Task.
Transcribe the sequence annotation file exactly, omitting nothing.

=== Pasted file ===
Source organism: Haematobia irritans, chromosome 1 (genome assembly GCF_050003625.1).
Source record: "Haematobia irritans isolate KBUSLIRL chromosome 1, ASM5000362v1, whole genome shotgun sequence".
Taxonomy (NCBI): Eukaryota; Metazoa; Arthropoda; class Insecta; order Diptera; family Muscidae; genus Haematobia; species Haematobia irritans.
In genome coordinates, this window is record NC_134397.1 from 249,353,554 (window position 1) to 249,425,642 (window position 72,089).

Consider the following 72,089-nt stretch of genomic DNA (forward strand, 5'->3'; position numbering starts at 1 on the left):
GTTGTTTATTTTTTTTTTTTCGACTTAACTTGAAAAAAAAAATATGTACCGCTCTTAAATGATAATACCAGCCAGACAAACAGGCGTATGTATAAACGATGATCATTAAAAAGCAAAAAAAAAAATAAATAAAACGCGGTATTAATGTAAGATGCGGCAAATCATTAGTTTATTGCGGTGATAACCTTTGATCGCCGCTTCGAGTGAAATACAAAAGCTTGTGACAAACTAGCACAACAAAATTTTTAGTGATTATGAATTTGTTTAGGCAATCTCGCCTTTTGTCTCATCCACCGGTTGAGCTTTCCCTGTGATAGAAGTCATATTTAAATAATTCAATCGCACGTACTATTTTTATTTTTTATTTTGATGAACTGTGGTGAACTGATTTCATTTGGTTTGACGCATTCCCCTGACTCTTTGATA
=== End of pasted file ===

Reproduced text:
Source organism: Haematobia irritans, chromosome 1 (genome assembly GCF_050003625.1).
Source record: "Haematobia irritans isolate KBUSLIRL chromosome 1, ASM5000362v1, whole genome shotgun sequence".
Taxonomy (NCBI): Eukaryota; Metazoa; Arthropoda; class Insecta; order Diptera; family Muscidae; genus Haematobia; species Haematobia irritans.
In genome coordinates, this window is record NC_134397.1 from 249,353,554 (window position 1) to 249,425,642 (window position 72,089).

Consider the following 72,089-nt stretch of genomic DNA (forward strand, 5'->3'; position numbering starts at 1 on the left):
GTTGTTTATTTTTTTTTTTTCGACTTAACTTGAAAAAAAAAATATGTACCGCTCTTAAATGATAATACCAGCCAGACAAACAGGCGTATGTATAAACGATGATCATTAAAAAGCAAAAAAAAAAATAAATAAAACGCGGTATTAATGTAAGATGCGGCAAATCATTAGTTTATTGCGGTGATAACCTTTGATCGCCGCTTCGAGTGAAATACAAAAGCTTGTGACAAACTAGCACAACAAAATTTTTAGTGATTATGAATTTGTTTAGGCAATCTCGCCTTTTGTCTCATCCACCGGTTGAGCTTTCCCTGTGATAGAAGTCATATTTAAATAATTCAATCGCACGTACTATTTTTATTTTTTATTTTGATGAACTGTGGTGAACTGATTTCATTTGGTTTGACGCATTCCCCTGACTCTTTGATA